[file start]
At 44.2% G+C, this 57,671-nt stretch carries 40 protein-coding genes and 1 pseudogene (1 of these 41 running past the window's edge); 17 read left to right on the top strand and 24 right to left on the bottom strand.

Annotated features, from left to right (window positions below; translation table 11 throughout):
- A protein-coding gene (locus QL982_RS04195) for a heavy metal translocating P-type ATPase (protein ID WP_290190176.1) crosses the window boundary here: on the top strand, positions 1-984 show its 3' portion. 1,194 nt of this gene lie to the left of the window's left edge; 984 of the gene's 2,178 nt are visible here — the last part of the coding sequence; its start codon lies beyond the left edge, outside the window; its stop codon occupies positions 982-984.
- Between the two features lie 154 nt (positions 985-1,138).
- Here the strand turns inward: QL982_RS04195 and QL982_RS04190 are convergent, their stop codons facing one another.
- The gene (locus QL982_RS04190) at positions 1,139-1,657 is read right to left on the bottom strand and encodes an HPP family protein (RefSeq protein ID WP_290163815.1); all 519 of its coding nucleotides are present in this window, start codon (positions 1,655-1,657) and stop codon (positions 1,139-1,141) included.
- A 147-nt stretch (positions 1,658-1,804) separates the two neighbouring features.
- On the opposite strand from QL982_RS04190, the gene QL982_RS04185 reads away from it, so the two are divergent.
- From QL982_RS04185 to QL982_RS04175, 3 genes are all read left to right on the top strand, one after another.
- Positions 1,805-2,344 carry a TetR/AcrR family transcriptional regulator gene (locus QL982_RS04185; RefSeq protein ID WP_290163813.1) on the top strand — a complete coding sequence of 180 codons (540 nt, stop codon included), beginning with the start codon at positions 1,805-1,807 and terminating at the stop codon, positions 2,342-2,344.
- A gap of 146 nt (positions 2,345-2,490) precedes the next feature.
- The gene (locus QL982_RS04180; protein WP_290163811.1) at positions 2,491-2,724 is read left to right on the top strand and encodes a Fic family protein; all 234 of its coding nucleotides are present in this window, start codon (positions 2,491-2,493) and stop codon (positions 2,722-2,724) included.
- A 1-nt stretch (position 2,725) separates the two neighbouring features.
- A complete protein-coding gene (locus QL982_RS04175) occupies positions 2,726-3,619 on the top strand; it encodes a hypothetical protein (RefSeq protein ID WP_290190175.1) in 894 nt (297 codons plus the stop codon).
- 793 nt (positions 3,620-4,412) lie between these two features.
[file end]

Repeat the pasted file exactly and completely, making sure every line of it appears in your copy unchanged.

At 44.2% G+C, this 57,671-nt stretch carries 40 protein-coding genes and 1 pseudogene (1 of these 41 running past the window's edge); 17 read left to right on the top strand and 24 right to left on the bottom strand.

Annotated features, from left to right (window positions below; translation table 11 throughout):
- A protein-coding gene (locus QL982_RS04195) for a heavy metal translocating P-type ATPase (protein ID WP_290190176.1) crosses the window boundary here: on the top strand, positions 1-984 show its 3' portion. 1,194 nt of this gene lie to the left of the window's left edge; 984 of the gene's 2,178 nt are visible here — the last part of the coding sequence; its start codon lies beyond the left edge, outside the window; its stop codon occupies positions 982-984.
- Between the two features lie 154 nt (positions 985-1,138).
- Here the strand turns inward: QL982_RS04195 and QL982_RS04190 are convergent, their stop codons facing one another.
- The gene (locus QL982_RS04190) at positions 1,139-1,657 is read right to left on the bottom strand and encodes an HPP family protein (RefSeq protein ID WP_290163815.1); all 519 of its coding nucleotides are present in this window, start codon (positions 1,655-1,657) and stop codon (positions 1,139-1,141) included.
- A 147-nt stretch (positions 1,658-1,804) separates the two neighbouring features.
- On the opposite strand from QL982_RS04190, the gene QL982_RS04185 reads away from it, so the two are divergent.
- From QL982_RS04185 to QL982_RS04175, 3 genes are all read left to right on the top strand, one after another.
- Positions 1,805-2,344 carry a TetR/AcrR family transcriptional regulator gene (locus QL982_RS04185; RefSeq protein ID WP_290163813.1) on the top strand — a complete coding sequence of 180 codons (540 nt, stop codon included), beginning with the start codon at positions 1,805-1,807 and terminating at the stop codon, positions 2,342-2,344.
- A gap of 146 nt (positions 2,345-2,490) precedes the next feature.
- The gene (locus QL982_RS04180; protein WP_290163811.1) at positions 2,491-2,724 is read left to right on the top strand and encodes a Fic family protein; all 234 of its coding nucleotides are present in this window, start codon (positions 2,491-2,493) and stop codon (positions 2,722-2,724) included.
- A 1-nt stretch (position 2,725) separates the two neighbouring features.
- A complete protein-coding gene (locus QL982_RS04175) occupies positions 2,726-3,619 on the top strand; it encodes a hypothetical protein (RefSeq protein ID WP_290190175.1) in 894 nt (297 codons plus the stop codon).
- 793 nt (positions 3,620-4,412) lie between these two features.